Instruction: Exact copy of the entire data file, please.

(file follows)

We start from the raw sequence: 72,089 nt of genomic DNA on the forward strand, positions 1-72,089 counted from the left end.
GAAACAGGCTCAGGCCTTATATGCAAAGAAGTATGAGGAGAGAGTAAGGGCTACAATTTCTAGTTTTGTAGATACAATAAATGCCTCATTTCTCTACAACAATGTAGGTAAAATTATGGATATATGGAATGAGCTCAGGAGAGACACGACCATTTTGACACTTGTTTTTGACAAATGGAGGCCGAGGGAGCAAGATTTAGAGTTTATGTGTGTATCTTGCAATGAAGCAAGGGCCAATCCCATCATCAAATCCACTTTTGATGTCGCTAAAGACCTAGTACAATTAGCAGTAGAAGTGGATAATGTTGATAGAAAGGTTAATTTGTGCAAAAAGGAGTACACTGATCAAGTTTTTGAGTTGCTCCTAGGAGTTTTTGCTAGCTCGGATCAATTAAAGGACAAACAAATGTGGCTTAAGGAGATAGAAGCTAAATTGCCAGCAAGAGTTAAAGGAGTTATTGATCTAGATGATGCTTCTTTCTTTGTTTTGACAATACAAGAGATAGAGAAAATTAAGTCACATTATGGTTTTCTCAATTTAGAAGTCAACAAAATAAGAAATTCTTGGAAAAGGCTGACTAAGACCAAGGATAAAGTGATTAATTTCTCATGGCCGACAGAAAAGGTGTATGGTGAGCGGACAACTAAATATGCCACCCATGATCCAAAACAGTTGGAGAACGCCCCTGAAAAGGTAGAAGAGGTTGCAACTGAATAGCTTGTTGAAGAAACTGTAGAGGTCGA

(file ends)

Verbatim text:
We start from the raw sequence: 72,089 nt of genomic DNA on the forward strand, positions 1-72,089 counted from the left end.
GAAACAGGCTCAGGCCTTATATGCAAAGAAGTATGAGGAGAGAGTAAGGGCTACAATTTCTAGTTTTGTAGATACAATAAATGCCTCATTTCTCTACAACAATGTAGGTAAAATTATGGATATATGGAATGAGCTCAGGAGAGACACGACCATTTTGACACTTGTTTTTGACAAATGGAGGCCGAGGGAGCAAGATTTAGAGTTTATGTGTGTATCTTGCAATGAAGCAAGGGCCAATCCCATCATCAAATCCACTTTTGATGTCGCTAAAGACCTAGTACAATTAGCAGTAGAAGTGGATAATGTTGATAGAAAGGTTAATTTGTGCAAAAAGGAGTACACTGATCAAGTTTTTGAGTTGCTCCTAGGAGTTTTTGCTAGCTCGGATCAATTAAAGGACAAACAAATGTGGCTTAAGGAGATAGAAGCTAAATTGCCAGCAAGAGTTAAAGGAGTTATTGATCTAGATGATGCTTCTTTCTTTGTTTTGACAATACAAGAGATAGAGAAAATTAAGTCACATTATGGTTTTCTCAATTTAGAAGTCAACAAAATAAGAAATTCTTGGAAAAGGCTGACTAAGACCAAGGATAAAGTGATTAATTTCTCATGGCCGACAGAAAAGGTGTATGGTGAGCGGACAACTAAATATGCCACCCATGATCCAAAACAGTTGGAGAACGCCCCTGAAAAGGTAGAAGAGGTTGCAACTGAATAGCTTGTTGAAGAAACTGTAGAGGTCGA